It’s testing season for schools in South Carolina.
But some students in rural districts are falling behind their peers.
Among them are students in the three schools in Florence School District Four, the Timmonsville-based district that became notable in March after state education chief, Molly Spearman declared a state of emergency in two of those schools.
Proficiency rates in that district are in the single digits across multiple subjects and multiple grades.
The local school board responded to the declaration last month by ending the contract with the district superintendent, Andre Boyd.
The funding piece
School Board chief, Richard Hodges thinks the county should have just one school district, rather than five. Having multiple school districts means requiring local citizens to fund multiple superintendent salaries.
“The squeeze is on financially,” he said.
Many think that South Carolina public schools are underfunded, particularly in poor, rural districts.
The base student cost for the current fiscal year is $2,220. That figure is approved by the Legislature and is adjusted for inflation. The average per pupil funding after accounting for federal, state and local dollars is $12,092.
Cost of a minimally adequate education
The Florence district was a plaintiff, along with seven other districts, in the Abbeville Lawsuit. Upholding a 1990s-era court case, the state Supreme Court in 2014 ruled 3-2 in favor of the districts.
The plaintiff districts had claimed the state’s education system was underfunded, thereby violating the state’s constitutional requirements for adequate funding and violating state and federal constitutional guarantees of equal protection.
The other seven plaintiff districts were Allendale County School District, Dillon County School District Two, Hampton County School District Two, Jasper County School District, Lee County School District, Marion County School District Seven and Orangeburg County School District Three.
Florence Four received $12,466 in fiscal year 2014, the last year funds had been certified, according to the state Revenue and Fiscal Affairs Office.
Neighboring Florence County School District One received $10,843 per student, but those students outperformed their neighbors dramatically.
Thirty-five percent of third through eighth graders who were tested in District Four met or exceeded ACT Aspire standards in English in 2015, and 12 percent met or exceeded the math standards. Sixty-nine percent and 42 percent of students in Florence One met or exceeded the standard in those subjects, respectively.
Most of the plaintiff districts in the Abbeville Lawsuit received from $11,000 to more than $16,000 per pupil in 2014, though Pickens County School Board member, Phillip Bowers pointed out these figures exclude bond revenue.
Trimming the fat
Bowers said many education challenges that districts face are due to elementary students not learning to read.
Educators have identified third grade as the age by which children should know how to read in order to excel in future grades.
As for students in schools lagging behind in South Carolina, Bowers thinks administrators and local school board members should assess every program and cut those programs that aren’t boosting education.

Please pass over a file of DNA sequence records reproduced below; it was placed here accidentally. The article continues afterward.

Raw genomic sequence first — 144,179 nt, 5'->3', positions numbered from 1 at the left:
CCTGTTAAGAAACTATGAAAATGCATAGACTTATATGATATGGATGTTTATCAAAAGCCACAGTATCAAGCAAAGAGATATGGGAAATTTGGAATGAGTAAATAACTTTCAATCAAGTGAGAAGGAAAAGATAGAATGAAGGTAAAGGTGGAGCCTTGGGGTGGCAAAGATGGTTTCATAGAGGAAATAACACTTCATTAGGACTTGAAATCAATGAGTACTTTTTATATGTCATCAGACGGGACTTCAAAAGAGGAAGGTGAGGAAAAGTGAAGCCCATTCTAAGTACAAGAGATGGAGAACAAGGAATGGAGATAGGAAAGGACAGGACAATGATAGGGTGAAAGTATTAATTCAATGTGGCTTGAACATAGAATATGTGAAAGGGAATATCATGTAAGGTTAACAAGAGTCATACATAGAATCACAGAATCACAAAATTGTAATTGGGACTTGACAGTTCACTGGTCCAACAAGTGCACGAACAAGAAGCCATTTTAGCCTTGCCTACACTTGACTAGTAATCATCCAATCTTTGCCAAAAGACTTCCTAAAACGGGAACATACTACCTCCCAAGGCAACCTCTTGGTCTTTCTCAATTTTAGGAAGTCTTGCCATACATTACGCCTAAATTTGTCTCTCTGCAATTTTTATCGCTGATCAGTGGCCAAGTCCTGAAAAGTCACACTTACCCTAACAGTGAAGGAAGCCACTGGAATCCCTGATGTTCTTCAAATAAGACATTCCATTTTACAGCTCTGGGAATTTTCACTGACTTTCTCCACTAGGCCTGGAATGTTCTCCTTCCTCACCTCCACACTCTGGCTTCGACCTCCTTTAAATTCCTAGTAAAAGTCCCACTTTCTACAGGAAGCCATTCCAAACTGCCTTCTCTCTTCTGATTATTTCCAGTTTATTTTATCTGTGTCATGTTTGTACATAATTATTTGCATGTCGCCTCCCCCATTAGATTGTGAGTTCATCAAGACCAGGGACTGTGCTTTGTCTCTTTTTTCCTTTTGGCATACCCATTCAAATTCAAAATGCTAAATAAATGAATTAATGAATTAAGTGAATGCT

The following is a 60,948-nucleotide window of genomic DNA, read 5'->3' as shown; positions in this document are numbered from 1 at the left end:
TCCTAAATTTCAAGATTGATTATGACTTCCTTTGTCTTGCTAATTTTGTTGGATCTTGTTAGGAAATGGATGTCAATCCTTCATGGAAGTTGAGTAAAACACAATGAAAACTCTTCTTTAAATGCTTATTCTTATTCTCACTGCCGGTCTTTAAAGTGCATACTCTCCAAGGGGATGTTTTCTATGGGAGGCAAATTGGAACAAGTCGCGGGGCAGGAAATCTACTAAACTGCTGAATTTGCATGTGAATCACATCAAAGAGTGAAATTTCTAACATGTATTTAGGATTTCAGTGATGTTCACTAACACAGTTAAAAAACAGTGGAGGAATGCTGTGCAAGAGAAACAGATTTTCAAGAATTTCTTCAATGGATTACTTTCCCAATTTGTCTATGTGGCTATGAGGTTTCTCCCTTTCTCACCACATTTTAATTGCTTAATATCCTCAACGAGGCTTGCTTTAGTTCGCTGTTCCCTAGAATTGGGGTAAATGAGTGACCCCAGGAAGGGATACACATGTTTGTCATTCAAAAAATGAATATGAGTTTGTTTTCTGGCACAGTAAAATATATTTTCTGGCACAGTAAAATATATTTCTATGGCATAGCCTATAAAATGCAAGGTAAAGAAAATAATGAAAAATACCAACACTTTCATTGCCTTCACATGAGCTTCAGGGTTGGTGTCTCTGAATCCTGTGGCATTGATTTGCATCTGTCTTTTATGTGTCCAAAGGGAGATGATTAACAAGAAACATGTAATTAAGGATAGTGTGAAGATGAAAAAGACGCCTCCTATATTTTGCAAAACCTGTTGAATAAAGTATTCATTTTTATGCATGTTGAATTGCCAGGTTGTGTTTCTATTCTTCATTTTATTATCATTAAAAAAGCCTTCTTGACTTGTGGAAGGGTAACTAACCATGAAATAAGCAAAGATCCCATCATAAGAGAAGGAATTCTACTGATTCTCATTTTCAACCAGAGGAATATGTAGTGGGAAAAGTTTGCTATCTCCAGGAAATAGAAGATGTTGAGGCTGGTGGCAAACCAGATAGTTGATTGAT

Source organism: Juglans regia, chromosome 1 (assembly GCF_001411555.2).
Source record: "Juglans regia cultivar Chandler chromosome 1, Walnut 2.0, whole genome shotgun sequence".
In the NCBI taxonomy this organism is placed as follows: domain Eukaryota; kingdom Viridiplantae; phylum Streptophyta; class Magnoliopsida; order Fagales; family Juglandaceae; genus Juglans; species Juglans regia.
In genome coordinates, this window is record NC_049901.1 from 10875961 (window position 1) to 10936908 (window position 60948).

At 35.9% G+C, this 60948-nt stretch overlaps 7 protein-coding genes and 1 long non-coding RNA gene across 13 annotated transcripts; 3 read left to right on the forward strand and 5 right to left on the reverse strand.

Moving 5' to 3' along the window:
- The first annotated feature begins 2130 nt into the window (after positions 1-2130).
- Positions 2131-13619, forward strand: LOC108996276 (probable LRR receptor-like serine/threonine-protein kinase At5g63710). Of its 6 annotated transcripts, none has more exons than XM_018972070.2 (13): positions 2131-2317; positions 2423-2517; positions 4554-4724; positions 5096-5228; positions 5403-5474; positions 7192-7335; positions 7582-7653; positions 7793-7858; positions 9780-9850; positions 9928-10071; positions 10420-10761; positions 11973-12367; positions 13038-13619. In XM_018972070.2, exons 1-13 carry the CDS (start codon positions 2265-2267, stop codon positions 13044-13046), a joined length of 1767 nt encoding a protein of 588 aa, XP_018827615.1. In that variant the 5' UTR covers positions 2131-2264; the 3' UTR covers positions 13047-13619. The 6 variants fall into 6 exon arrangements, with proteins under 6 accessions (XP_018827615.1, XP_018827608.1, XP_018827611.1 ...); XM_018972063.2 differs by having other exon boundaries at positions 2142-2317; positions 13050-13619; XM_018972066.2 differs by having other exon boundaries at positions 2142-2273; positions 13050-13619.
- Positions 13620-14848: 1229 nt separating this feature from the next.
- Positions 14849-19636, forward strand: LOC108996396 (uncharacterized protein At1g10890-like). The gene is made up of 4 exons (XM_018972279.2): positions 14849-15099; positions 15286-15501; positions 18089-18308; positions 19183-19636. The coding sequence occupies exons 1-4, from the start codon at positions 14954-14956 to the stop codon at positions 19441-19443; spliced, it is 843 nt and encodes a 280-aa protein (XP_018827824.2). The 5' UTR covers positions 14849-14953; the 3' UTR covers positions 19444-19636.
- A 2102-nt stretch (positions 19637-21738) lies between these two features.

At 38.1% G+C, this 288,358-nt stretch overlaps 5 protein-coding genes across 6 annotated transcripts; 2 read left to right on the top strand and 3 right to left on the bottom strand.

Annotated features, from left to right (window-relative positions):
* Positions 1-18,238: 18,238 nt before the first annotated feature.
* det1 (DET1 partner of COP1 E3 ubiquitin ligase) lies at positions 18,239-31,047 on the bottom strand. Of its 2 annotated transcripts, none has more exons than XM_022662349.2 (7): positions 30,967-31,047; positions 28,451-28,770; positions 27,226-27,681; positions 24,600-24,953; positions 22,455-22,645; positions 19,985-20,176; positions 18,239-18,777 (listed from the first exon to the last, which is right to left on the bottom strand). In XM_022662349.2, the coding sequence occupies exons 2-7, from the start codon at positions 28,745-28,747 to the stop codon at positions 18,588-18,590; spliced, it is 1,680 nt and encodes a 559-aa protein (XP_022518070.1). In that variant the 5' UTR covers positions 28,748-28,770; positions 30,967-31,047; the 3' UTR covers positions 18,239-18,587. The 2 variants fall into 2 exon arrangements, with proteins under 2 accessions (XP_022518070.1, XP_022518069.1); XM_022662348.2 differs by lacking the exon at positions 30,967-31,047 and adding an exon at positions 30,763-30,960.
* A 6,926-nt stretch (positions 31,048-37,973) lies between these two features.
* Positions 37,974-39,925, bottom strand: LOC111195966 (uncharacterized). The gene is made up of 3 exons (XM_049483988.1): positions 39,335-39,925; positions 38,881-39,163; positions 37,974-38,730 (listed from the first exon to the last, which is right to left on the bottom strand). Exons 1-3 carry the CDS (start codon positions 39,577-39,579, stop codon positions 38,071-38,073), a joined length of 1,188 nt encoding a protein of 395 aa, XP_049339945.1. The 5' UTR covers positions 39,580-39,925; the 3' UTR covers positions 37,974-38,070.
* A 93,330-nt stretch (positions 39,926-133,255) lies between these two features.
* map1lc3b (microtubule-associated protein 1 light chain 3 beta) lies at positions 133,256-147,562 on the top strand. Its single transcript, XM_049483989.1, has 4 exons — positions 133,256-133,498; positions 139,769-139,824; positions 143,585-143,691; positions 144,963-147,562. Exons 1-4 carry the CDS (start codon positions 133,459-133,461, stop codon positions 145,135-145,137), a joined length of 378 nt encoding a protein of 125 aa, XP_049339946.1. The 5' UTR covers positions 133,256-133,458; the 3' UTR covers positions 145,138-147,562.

A path forward
Like Hodges, Bowers favors district consolidation. A common denominator among struggling districts is that they’re small, he said, usually due to their remote location.
A former member of both the State Board of Education and the Education Oversight Committee, Bowers thinks South Carolina doesn’t need two bodies setting education priorities for the state’s students.
Many of the state board duties should be done locally, said Bowers.
“I think local control is probably the best way to fix our education issues,” he said. For instance, approving instructional material could easily be done at the local level because digital books can be obtained cheaply.
Current State Board of Education chairman, Mike Brenan was not available to comment for this story.
Hodges, who is also running for state House, said the climate in his community has improved since the state board declared a state of emergency at Spearman’s request.
“It’s all about the children, and somebody’s got to stand up for them and speak on their behalf,” he said.
In a statement to The Carolina Ledger, Spearman said—
“Teachers need strong leadership from capable principals, who in turn need consistent direction and feedback from district superintendents. Good leaders in the district office and in schools are able to create a very supportive climate for teachers. This means ongoing, meaningful professional development, consistent feedback on teaching methods through effective teacher evaluation, and ensuring a visible presence in the school and community by both principals and superintendents.”
Spearman credited educators and business partners, who together created this Profile of the South Carolina Graduate. The profile includes a set of life skills and a knowledge base including, languages, sciences, technology, engineering, math, arts and social sciences.
“By having a common vision of the career skills and knowledge we’d like to see in our high-school seniors, regardless of their chosen career paths, all of our teachers and school/district leaders have the same end goal in mind: to develop successful young men and women who can think critically, work in teams, solve problems, and become the next generation of leaders in our state and country,” she said.